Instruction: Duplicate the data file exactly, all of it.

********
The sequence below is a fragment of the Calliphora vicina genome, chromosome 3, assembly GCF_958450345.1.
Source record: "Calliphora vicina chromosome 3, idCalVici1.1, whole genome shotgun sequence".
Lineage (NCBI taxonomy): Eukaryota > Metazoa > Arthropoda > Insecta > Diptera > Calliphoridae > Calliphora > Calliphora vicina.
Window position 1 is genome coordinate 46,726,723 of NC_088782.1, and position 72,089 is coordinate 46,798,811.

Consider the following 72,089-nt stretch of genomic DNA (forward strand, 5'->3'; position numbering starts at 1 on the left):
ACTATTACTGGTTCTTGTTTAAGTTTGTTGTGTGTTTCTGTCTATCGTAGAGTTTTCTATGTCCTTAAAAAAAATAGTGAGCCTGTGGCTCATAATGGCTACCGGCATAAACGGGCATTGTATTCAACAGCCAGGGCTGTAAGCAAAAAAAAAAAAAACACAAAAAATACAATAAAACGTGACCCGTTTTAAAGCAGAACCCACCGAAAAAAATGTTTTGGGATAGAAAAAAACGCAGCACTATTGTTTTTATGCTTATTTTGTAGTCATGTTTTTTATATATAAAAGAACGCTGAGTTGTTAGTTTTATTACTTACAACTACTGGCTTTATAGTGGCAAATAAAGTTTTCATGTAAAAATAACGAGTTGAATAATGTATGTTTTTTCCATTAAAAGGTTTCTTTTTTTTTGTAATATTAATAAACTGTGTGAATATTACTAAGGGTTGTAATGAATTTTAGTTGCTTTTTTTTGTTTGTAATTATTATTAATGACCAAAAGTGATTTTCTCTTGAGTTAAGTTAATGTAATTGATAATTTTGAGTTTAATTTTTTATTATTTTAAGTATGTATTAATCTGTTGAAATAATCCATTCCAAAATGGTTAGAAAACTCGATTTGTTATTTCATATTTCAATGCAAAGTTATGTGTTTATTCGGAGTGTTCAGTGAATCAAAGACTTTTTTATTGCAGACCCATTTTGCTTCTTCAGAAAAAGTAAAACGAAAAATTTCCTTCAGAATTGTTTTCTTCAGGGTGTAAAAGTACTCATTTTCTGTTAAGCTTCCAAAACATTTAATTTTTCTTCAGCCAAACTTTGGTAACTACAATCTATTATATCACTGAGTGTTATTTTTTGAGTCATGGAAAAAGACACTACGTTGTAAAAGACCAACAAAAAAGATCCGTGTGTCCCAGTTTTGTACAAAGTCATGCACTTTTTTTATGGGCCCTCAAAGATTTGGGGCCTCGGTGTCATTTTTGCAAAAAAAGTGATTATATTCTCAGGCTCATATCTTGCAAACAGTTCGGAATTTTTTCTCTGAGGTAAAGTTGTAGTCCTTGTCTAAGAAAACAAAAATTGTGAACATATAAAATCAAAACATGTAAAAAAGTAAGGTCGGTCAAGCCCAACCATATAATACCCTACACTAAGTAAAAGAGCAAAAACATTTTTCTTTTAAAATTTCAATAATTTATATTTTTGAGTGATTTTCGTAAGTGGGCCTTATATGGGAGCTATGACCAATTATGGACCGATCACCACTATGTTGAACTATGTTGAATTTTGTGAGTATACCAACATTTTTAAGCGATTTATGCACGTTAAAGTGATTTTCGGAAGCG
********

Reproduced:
The sequence below is a fragment of the Calliphora vicina genome, chromosome 3, assembly GCF_958450345.1.
Source record: "Calliphora vicina chromosome 3, idCalVici1.1, whole genome shotgun sequence".
Lineage (NCBI taxonomy): Eukaryota > Metazoa > Arthropoda > Insecta > Diptera > Calliphoridae > Calliphora > Calliphora vicina.
Window position 1 is genome coordinate 46,726,723 of NC_088782.1, and position 72,089 is coordinate 46,798,811.

Consider the following 72,089-nt stretch of genomic DNA (forward strand, 5'->3'; position numbering starts at 1 on the left):
ACTATTACTGGTTCTTGTTTAAGTTTGTTGTGTGTTTCTGTCTATCGTAGAGTTTTCTATGTCCTTAAAAAAAATAGTGAGCCTGTGGCTCATAATGGCTACCGGCATAAACGGGCATTGTATTCAACAGCCAGGGCTGTAAGCAAAAAAAAAAAAAACACAAAAAATACAATAAAACGTGACCCGTTTTAAAGCAGAACCCACCGAAAAAAATGTTTTGGGATAGAAAAAAACGCAGCACTATTGTTTTTATGCTTATTTTGTAGTCATGTTTTTTATATATAAAAGAACGCTGAGTTGTTAGTTTTATTACTTACAACTACTGGCTTTATAGTGGCAAATAAAGTTTTCATGTAAAAATAACGAGTTGAATAATGTATGTTTTTTCCATTAAAAGGTTTCTTTTTTTTTGTAATATTAATAAACTGTGTGAATATTACTAAGGGTTGTAATGAATTTTAGTTGCTTTTTTTTGTTTGTAATTATTATTAATGACCAAAAGTGATTTTCTCTTGAGTTAAGTTAATGTAATTGATAATTTTGAGTTTAATTTTTTATTATTTTAAGTATGTATTAATCTGTTGAAATAATCCATTCCAAAATGGTTAGAAAACTCGATTTGTTATTTCATATTTCAATGCAAAGTTATGTGTTTATTCGGAGTGTTCAGTGAATCAAAGACTTTTTTATTGCAGACCCATTTTGCTTCTTCAGAAAAAGTAAAACGAAAAATTTCCTTCAGAATTGTTTTCTTCAGGGTGTAAAAGTACTCATTTTCTGTTAAGCTTCCAAAACATTTAATTTTTCTTCAGCCAAACTTTGGTAACTACAATCTATTATATCACTGAGTGTTATTTTTTGAGTCATGGAAAAAGACACTACGTTGTAAAAGACCAACAAAAAAGATCCGTGTGTCCCAGTTTTGTACAAAGTCATGCACTTTTTTTATGGGCCCTCAAAGATTTGGGGCCTCGGTGTCATTTTTGCAAAAAAAGTGATTATATTCTCAGGCTCATATCTTGCAAACAGTTCGGAATTTTTTCTCTGAGGTAAAGTTGTAGTCCTTGTCTAAGAAAACAAAAATTGTGAACATATAAAATCAAAACATGTAAAAAAGTAAGGTCGGTCAAGCCCAACCATATAATACCCTACACTAAGTAAAAGAGCAAAAACATTTTTCTTTTAAAATTTCAATAATTTATATTTTTGAGTGATTTTCGTAAGTGGGCCTTATATGGGAGCTATGACCAATTATGGACCGATCACCACTATGTTGAACTATGTTGAATTTTGTGAGTATACCAACATTTTTAAGCGATTTATGCACGTTAAAGTGATTTTCGGAAGCG